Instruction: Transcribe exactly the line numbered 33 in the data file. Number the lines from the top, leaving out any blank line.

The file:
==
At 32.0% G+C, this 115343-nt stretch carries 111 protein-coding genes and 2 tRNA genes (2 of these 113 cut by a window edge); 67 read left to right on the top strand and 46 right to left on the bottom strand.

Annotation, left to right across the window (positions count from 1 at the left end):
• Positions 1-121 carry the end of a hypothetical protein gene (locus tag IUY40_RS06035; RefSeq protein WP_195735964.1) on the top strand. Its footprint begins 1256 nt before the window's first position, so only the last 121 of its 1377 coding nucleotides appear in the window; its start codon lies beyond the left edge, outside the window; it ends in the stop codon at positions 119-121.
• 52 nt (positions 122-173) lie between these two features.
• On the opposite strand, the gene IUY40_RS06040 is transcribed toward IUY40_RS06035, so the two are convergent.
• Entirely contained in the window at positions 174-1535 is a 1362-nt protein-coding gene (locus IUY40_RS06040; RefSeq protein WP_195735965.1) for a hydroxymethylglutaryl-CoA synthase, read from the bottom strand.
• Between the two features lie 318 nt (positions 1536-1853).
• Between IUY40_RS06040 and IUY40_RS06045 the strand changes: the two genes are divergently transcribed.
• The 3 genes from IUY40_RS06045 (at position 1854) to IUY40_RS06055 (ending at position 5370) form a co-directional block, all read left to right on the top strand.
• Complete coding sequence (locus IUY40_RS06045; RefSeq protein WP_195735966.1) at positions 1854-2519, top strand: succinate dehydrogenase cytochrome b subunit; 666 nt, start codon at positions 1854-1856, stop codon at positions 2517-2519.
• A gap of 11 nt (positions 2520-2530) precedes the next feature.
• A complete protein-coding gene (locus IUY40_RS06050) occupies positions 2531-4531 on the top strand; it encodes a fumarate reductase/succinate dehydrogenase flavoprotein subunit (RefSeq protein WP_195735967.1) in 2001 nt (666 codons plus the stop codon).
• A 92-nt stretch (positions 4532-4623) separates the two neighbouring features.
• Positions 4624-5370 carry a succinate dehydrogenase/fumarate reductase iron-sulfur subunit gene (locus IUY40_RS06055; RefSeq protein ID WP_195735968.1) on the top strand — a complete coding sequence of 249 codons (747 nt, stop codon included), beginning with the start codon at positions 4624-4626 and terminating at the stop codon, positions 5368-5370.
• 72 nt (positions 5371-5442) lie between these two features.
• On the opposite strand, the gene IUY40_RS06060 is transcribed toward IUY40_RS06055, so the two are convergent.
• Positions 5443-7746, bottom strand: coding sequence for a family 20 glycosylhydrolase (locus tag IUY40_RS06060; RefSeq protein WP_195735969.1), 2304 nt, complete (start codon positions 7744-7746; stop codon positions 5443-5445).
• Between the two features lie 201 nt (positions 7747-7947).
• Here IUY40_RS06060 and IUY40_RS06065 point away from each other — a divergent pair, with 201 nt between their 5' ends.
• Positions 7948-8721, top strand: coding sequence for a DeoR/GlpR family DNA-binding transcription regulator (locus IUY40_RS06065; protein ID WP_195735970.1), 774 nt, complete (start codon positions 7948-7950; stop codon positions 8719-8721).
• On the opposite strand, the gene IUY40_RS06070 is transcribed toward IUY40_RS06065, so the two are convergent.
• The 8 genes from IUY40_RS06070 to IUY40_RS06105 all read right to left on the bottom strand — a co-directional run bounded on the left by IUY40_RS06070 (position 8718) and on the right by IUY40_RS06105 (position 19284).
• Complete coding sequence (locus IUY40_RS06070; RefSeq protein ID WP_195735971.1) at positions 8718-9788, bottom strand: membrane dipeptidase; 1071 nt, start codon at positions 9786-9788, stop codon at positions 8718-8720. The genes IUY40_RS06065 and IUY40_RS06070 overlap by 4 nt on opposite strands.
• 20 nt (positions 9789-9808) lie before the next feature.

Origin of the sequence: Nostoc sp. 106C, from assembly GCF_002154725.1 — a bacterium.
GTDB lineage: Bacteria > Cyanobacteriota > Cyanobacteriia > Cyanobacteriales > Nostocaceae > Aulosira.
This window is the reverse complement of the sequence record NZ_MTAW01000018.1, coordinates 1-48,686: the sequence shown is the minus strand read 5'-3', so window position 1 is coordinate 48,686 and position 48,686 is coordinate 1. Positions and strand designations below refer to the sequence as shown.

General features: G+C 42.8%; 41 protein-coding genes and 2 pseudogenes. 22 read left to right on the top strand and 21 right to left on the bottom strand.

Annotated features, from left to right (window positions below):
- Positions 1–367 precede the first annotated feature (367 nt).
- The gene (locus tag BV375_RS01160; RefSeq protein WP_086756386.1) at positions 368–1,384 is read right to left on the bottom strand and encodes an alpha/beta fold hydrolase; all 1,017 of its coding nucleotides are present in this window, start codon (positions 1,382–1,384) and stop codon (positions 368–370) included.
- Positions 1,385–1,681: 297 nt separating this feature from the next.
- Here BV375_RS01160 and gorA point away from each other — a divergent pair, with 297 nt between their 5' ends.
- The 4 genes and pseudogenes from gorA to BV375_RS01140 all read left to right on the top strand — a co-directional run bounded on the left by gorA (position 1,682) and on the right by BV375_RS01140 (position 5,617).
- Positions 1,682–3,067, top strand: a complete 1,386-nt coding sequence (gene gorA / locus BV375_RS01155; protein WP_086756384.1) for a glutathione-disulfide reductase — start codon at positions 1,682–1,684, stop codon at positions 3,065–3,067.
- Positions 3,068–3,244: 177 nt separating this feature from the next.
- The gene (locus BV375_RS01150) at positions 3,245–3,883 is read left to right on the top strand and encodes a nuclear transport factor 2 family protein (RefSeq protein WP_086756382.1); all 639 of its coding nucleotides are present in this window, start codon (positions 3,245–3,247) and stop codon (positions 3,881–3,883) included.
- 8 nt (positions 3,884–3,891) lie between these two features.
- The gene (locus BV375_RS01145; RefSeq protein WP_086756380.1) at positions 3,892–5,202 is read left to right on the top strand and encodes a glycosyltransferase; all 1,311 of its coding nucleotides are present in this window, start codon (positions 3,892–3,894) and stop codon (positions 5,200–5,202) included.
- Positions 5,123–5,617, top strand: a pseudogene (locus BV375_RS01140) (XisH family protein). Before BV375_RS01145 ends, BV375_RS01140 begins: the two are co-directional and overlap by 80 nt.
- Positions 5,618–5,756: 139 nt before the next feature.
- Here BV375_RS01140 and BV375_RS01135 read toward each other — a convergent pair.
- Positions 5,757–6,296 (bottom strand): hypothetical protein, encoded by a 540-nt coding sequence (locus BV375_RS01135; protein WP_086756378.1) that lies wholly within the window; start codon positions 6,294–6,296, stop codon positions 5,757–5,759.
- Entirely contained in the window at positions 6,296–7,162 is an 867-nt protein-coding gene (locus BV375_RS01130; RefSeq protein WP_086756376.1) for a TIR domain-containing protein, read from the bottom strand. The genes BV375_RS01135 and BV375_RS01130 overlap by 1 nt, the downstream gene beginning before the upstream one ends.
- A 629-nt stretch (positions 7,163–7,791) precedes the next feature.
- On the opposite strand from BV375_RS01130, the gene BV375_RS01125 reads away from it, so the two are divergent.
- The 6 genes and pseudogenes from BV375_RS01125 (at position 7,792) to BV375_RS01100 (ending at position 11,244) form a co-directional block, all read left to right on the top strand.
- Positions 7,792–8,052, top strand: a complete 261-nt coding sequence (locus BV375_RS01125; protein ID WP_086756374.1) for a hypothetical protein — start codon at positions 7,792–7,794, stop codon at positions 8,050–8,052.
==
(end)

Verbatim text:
- Here BV375_RS01160 and gorA point away from each other — a divergent pair, with 297 nt between their 5' ends.